- Computer viruses are computer programs that now usually spread through networks via infected devices, attachments, and websites (early computer viruses were often spread by floppy diskettes). They can cause harm directly by taking up computer cycles and network bandwidth, but nowadays they often perform other tasks for their creators, such as exfiltrating financial information or encrypting files and demanding a ransom for the keys. Computer viruses can be recognized and blocked or deleted by antivirus software that scans incoming files and links against known computer virus patterns, which is analogous to vaccination, but there is no vaccine that can be administered to Megan which would protect her computer.
- Megan specifically mentions clicking on links that have "weird Unicode in them"; this may be referring to an IDN homograph attack, in which attackers register domain names that use Unicode characters that resemble ASCII characters to trick users into thinking they are visiting a website belonging to a trusted party. For example, an attacker could register a website with the URL "xkсd.com", in which the Latin letter "c" is replaced by the Cyrillic letter es (с), and then send emails to trick users into visiting that site and attempting to log in. The attacker can then attempt to use the supplied passwords on more important websites, as in 792: Password Reuse.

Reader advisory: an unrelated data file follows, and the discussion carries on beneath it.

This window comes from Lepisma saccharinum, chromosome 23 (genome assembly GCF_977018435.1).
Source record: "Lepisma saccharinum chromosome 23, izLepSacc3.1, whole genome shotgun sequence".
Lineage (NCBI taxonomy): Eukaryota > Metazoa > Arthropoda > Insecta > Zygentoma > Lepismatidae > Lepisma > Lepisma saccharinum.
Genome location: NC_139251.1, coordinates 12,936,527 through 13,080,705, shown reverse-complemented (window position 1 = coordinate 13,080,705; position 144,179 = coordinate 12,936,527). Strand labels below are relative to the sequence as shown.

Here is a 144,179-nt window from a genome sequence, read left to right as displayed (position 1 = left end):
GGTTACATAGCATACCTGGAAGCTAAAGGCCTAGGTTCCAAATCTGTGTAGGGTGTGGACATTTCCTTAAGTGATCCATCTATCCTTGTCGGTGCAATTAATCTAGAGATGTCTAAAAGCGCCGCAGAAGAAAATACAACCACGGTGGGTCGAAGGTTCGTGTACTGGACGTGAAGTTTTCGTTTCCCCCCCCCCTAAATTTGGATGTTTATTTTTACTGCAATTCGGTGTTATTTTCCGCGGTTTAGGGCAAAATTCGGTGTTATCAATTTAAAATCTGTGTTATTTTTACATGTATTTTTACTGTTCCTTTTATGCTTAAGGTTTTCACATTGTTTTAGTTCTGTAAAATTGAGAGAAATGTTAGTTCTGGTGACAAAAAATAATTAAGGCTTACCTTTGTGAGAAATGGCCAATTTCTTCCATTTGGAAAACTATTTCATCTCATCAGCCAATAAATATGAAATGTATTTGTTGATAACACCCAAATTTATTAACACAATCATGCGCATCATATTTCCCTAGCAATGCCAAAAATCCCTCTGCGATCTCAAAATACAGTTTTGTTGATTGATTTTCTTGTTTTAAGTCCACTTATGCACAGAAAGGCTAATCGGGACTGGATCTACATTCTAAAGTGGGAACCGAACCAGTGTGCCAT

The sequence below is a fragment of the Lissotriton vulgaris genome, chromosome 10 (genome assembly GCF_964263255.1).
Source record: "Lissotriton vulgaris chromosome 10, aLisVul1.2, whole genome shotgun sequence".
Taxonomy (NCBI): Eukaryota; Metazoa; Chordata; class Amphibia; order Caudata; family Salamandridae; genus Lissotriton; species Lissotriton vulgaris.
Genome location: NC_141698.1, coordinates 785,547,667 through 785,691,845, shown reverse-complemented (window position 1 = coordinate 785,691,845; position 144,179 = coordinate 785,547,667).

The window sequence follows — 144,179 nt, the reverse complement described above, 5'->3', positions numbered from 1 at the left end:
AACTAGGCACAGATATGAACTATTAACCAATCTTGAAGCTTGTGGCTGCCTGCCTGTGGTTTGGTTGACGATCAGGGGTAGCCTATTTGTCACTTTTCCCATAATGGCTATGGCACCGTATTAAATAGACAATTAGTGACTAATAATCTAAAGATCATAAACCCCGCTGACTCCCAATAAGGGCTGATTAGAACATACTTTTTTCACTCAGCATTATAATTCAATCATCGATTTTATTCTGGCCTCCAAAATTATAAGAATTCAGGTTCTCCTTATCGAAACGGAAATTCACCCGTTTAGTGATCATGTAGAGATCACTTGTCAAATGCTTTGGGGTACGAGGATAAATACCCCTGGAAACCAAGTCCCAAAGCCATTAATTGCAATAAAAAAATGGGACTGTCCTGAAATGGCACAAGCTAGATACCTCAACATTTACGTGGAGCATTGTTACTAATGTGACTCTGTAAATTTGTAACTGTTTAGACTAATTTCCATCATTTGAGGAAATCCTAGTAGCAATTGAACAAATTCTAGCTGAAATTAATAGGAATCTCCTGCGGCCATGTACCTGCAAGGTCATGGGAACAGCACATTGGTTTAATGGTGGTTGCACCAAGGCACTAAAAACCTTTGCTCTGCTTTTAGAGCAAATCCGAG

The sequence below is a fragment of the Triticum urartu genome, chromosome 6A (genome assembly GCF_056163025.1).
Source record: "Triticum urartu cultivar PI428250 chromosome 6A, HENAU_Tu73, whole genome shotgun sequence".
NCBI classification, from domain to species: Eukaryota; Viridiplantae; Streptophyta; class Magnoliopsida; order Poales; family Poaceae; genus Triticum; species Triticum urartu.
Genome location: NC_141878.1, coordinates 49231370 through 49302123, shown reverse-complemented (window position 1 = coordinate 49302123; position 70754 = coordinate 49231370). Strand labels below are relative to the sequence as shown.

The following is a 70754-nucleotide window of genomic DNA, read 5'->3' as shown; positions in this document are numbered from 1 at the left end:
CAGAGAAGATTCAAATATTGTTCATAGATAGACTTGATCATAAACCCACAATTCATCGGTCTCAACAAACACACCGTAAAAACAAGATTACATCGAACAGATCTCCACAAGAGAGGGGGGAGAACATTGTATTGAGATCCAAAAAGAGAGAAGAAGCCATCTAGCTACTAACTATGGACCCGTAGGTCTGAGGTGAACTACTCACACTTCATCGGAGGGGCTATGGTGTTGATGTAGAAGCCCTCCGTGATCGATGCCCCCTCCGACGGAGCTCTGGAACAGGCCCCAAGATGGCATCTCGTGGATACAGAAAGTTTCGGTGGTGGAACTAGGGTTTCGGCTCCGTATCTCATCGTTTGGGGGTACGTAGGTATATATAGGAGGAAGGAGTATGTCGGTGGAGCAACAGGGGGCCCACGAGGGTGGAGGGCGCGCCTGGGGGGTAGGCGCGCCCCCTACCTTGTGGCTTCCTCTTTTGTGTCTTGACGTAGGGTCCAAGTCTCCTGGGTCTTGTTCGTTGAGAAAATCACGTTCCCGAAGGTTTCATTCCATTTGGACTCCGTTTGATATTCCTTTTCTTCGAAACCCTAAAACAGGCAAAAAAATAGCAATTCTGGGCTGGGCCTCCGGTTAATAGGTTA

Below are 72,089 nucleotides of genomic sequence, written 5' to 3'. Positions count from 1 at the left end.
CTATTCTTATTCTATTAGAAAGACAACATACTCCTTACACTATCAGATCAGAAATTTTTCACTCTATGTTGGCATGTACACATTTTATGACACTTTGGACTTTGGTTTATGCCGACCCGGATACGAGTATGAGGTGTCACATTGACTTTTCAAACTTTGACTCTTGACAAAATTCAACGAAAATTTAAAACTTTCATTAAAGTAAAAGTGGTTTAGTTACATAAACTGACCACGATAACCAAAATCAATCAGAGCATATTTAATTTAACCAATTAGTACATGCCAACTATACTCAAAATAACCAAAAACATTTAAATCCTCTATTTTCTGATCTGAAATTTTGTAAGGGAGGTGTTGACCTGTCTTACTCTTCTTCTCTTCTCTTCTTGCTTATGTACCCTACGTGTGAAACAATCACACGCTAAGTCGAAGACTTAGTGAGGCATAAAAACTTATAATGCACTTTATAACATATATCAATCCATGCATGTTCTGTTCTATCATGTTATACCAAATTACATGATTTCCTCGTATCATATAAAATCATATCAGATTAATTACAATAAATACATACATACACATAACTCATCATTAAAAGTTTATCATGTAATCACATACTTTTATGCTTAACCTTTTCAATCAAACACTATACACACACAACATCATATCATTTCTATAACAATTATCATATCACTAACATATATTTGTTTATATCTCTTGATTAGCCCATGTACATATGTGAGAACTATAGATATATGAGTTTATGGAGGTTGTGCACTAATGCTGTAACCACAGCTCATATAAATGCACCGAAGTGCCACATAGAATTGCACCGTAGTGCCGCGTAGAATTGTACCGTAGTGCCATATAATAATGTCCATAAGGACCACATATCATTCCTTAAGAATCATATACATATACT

- [Megan is walking with bother her hands held up in fists. She talks to Cueball who replies to her from off-panel. His presence is revealed in the second panel.]
- Megan: Yesss, I got my flu shot.
- Cueball (off-panel): Nice! I got mine a few weeks ago.
- Cueball (off-panel): Immunity buddies!
- [Megan spreading her arms wide in front of Cueball.]
- Megan: Now I can finally get bitten by all the bats I want!
- Cueball: No, that's rabies, that's not what-
- [Closeup of Megan's head, with Cueball's reply coming from off-panel.]
- Megan: I'll be able to roll and play in the poison ivy without a care in the world!
- Cueball (off-panel): Why would you do that even if the shot did-
- [In a frame-less panel Megan is flexing her arms holding her fists up, she has turned partly away from Cueball who looks at her.]
- Megan: No more slathering on sunscreen. No more rushing for antivenom after a snakebite. And now I can stop wasting time boiling contaminated water before drinking it!
- [Megan is running away from Cueball, while she is holding one arm up, her hand making the like symbol with a thumbs up.]
- Megan: Gonna click on every URL in every email I get, even the ones with IP addresses and weird Unicode in them!
- Cueball: You know what, sure, go for it.